In early 2008 the Royal Moroccan Navy ordered four new 70-meter offshore patrol vessels. Designed by Constructions Mecaniques de Normandie, the OPV 70 design is being built at Aker Yards in Lorient, France.
DCNS has completed the sale to Morocco of a multi-mission frigate FREMM for an amount estimated at 470 million euros. The Shipyard Group (since January 2008) and Rabat (march 2008) have initialed the agreement, which must be formally announced at a Franco-Moroccan scheduled 18 April 2008 in the presence of Prime Minister François Fillon. The Moroccan navy seemed to be moving toward a version Anti-submarine, like the first FREMM French, the "Aquitaine". This choice came shortly after that of Algiers, which has commissioned two submarines of the Russian Kilo class (Type 636) initiated in 2006 in St. Petersburg. These vessels will be added to both units of this class (Type 877) delivered to the Algerian navy in 1987, "Rais Hadj Mubarek" and "El Hadj Slimane", soon to be upgraded. The Moroccan FREMM could be "taken" on the order of French multimission frigates, the first being built at Lorient. This would allow delivery in 2012.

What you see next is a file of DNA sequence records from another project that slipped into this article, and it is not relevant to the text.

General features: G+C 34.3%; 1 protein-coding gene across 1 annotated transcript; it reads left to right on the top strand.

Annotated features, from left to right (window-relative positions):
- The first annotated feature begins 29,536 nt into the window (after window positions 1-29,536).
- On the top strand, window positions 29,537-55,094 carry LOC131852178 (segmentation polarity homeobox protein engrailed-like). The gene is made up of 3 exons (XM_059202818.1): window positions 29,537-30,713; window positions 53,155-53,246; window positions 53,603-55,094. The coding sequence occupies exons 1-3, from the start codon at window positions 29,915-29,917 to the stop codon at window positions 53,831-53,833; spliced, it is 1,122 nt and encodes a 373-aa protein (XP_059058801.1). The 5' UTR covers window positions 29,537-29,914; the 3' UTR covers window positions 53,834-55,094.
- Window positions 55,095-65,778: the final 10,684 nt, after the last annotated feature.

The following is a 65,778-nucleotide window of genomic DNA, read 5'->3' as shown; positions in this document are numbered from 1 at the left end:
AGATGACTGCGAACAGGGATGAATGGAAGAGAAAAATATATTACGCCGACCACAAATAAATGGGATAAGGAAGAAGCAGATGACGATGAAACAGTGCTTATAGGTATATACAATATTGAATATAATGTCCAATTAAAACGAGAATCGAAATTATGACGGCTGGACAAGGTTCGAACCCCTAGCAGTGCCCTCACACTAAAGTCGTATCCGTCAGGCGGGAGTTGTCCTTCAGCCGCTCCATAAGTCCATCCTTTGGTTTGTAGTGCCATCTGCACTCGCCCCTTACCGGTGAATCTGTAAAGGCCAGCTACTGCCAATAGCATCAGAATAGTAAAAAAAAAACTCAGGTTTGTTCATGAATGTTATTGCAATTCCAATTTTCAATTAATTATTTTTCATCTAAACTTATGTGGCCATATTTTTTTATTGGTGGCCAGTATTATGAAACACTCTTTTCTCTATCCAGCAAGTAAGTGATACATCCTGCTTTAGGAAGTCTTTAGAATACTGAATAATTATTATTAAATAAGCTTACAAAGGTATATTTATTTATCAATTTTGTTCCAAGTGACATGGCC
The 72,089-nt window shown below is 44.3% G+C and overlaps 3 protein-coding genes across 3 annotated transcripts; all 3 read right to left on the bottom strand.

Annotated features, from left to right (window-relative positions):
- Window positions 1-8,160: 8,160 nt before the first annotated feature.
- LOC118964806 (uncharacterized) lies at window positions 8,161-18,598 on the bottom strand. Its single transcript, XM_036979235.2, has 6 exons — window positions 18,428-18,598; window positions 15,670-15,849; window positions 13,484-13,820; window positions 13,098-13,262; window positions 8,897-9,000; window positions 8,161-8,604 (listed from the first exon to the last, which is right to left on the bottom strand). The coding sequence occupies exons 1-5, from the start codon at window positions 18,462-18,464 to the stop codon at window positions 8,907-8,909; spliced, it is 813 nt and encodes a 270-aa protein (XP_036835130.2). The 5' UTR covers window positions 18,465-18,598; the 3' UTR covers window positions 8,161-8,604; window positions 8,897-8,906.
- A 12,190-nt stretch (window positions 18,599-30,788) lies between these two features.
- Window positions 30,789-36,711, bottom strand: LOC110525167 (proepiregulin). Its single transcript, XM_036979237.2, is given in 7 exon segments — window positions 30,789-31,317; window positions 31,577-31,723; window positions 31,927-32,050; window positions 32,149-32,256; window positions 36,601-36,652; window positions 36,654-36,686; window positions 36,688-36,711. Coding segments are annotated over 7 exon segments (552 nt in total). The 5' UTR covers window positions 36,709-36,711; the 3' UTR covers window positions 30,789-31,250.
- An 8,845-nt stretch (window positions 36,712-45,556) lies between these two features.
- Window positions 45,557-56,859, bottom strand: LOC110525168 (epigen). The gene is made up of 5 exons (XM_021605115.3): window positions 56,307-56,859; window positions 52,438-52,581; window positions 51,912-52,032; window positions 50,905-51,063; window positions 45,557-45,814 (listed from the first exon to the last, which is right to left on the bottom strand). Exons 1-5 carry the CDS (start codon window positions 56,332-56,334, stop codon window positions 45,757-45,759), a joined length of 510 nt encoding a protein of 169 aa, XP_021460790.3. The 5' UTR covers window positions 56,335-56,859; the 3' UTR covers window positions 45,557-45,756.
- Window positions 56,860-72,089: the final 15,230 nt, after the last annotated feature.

In March 2008 King Mohammed VI of Morocco, Supreme Commander and Chief of Staff of the Royal Armed Forces (FAR), launched the construction works of a USD 186.8 Mn naval base in the northern city of Ksar Sghir. The new facility, which is expected to be operational by 2010, is meant to modernize the Royal Navy in terms of equipment and living conditions, and provides for building barracks and housing units for the Navy staff. This project, to be funded in partnership with the Administration of National Defence, the Ministry of Equipment and Transport and the Ministry of Economy and Finance, is the first military port of the Kingdom on the Mediterranean, according to a press release of the FAR press service. It will serve as a home base for the ships of the Royal Navy in charge of protecting Morocco's northern coasts, says the document, stressing that thanks to its strategic position, the naval base will have a central role in sea patrolling operations of the Royal Navy.
The Moroccan Navy has become a growing and important partner with the U.S. Navy in Europe and Africa and has been a major participant in the U.S. Navy led annual multi-country exercise Phoenix Express, as well as a joint maritime law enforcement operation held in July 2009.